Defendant in Vatican Trial Complains to UN About Pope Francis

Last week, an attorney representing London-based financier Raffaele Mincione filed a formal complaint with the United Nations Office of the High Commissioner for Human Rights through a designated channel that enables private citizens or organizations to inform the UN of situations where public entities allegedly violate human rights.

Now, Pope Francis is facing a formal complaint from one of the defendants in the high-profile financial trial at the Vatican. The defendant claims that Pope Francis infringed upon his human rights by permitting extensive monitoring during the inquiry.

The submission highlights the most recent and prominent grievance over the trial at the Vatican, drawing attention to the unusual nature of the Vatican’s criminal justice system and how it appears to be at odds with democratic and European standards. In the absolute monarchy that is the Vatican, the pope has unchecked authority over the judiciary, legislature, and executive branch.

The Holy See’s 350 million euro investment in a London property, which went bankrupt, was the primary subject of the trial, which began in 2021 and concluded in December. 

Prosecutors from the Vatican said that brokers and officials from the Vatican stole tens of millions of euros from the Holy See in commissions and fees and then threatened to extort fifteen million euros ($16.5 million) if the Holy See did not give up ownership of the property.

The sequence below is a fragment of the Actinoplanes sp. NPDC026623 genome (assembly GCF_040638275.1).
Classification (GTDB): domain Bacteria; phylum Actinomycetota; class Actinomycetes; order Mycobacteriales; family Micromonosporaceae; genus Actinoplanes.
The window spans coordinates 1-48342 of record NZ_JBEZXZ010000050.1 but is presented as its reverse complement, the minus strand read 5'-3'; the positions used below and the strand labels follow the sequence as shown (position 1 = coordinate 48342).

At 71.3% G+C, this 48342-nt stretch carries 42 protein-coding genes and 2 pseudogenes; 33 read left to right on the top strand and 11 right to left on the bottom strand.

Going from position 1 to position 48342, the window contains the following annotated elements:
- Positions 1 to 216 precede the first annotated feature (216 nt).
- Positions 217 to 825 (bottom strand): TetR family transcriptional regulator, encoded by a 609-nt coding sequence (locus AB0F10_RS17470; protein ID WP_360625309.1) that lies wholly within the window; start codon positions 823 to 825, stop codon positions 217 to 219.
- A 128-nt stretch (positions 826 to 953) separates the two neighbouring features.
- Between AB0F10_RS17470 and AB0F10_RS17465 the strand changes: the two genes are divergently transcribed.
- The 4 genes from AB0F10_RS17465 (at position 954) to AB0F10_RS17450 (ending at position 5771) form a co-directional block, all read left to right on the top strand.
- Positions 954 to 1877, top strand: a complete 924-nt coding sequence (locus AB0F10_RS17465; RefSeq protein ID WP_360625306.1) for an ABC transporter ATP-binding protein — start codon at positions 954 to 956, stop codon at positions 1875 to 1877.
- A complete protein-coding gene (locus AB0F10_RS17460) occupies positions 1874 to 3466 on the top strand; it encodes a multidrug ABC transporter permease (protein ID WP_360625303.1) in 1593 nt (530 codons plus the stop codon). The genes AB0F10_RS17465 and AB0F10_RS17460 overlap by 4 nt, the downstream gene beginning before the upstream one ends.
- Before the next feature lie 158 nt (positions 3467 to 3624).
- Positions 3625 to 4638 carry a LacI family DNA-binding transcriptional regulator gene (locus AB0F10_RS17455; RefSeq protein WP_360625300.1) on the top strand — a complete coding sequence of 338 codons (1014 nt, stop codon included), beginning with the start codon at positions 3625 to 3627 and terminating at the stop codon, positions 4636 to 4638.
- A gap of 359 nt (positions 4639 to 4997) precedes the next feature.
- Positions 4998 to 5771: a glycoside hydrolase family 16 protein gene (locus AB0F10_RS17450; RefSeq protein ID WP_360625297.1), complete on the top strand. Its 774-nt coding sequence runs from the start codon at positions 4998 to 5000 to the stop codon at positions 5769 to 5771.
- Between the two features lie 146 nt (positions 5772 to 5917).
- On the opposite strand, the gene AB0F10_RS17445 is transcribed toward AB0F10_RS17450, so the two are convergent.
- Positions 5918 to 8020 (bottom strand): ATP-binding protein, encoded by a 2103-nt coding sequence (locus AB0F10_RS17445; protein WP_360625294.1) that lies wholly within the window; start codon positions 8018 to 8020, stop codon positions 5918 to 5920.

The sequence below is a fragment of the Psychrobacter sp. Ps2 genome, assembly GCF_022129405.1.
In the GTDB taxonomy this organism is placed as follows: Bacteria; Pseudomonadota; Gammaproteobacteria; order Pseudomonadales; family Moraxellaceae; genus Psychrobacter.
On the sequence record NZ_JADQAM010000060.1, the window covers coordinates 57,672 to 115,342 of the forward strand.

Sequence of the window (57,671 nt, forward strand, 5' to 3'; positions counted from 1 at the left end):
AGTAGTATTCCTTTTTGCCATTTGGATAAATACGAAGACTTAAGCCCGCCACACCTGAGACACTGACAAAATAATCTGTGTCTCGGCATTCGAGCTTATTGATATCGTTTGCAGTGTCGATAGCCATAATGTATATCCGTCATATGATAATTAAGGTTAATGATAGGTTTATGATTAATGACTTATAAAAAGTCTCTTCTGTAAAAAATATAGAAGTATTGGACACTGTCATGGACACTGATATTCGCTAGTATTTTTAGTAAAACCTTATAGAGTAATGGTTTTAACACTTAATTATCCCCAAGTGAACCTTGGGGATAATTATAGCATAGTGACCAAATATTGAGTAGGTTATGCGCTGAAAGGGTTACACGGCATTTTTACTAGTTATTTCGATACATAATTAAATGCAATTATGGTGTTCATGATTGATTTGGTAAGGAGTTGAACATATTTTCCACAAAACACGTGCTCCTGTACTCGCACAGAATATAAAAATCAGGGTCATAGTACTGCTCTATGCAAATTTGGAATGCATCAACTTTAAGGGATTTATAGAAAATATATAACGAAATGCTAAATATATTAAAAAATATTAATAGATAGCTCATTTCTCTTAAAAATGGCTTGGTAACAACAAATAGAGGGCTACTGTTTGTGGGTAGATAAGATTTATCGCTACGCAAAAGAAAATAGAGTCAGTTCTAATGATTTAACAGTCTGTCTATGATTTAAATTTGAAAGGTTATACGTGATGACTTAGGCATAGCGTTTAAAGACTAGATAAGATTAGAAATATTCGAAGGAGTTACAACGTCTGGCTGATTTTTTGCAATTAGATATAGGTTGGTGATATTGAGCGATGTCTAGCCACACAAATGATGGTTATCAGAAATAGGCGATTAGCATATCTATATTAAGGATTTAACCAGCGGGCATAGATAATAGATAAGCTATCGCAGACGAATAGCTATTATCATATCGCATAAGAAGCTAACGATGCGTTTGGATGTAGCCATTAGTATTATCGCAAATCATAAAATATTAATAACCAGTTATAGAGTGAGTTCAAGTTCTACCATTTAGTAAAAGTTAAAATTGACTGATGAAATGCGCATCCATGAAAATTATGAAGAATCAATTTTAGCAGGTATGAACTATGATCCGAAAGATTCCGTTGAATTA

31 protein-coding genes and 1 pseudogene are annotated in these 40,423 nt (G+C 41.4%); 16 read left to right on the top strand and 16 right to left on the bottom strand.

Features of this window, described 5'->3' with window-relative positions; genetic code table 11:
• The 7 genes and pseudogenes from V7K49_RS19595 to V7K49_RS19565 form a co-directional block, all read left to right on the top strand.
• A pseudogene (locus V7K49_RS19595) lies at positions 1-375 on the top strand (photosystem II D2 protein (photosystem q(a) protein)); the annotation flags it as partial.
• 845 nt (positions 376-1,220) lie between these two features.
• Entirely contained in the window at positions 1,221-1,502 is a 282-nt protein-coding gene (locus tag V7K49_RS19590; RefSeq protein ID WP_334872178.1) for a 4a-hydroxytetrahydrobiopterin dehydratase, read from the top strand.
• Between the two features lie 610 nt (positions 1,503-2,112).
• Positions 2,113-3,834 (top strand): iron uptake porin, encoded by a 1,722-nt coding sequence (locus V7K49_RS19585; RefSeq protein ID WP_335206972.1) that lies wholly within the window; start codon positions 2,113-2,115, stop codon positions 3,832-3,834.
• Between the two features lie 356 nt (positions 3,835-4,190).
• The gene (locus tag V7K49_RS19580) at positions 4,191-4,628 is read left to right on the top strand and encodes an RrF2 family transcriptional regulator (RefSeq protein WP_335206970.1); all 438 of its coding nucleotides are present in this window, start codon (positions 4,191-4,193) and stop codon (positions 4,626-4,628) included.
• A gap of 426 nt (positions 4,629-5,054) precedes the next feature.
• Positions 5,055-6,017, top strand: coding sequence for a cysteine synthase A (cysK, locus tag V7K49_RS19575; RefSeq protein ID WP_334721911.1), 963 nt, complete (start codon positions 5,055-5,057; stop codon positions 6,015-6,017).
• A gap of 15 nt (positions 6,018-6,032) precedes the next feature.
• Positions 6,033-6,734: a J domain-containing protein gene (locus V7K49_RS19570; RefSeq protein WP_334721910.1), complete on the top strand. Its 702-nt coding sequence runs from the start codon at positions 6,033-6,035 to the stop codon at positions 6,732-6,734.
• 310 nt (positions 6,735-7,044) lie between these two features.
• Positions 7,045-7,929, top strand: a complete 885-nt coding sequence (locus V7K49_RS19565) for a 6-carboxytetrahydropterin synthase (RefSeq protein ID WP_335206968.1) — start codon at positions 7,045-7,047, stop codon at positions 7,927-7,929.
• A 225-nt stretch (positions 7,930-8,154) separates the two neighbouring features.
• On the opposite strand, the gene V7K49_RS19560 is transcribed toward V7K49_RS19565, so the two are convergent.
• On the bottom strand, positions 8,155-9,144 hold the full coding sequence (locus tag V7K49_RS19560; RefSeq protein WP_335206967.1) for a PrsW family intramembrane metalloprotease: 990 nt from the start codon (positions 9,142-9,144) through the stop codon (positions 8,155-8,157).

At the conclusion of the December trial, nine out of ten defendants—among them, Mincione and the once-powerful cardinal Angelo Becciu—were found guilty. Despite the announcement of appeals by the nine guilty defendants and the Vatican prosecutors, the court’s reasons for the judgment remain undisclosed.

Defense attorneys raised concerns about the pope’s involvement in the probe throughout the trial, and outside experts reiterated those concerns after Mincione complained to the United Nations.

The accusation referenced four covert executive orders signed by Francis in 2019 and 2020 that granted Vatican prosecutors broad investigative powers, including the ability to conduct eavesdropping without oversight and to disregard current laws. Independent judicial review of the wiretapping was lacking; the decrees were only revealed just before trial, they were never formally published, and they offered no justification or timeline for the eavesdropping.

The Vatican has repeatedly denied Mincione’s claims that the tribunal lacks independence and impartiality, which are also included in his case. Just lately, Francis ruled on matters like the salary, pension, and term restrictions for judges and prosecutors, in addition to hiring and firing them.

As part of his continuing legal battles, Mincione has taken legal action against the Vatican secretariat of state in a British court, claiming that the trial at the Vatican damaged his image.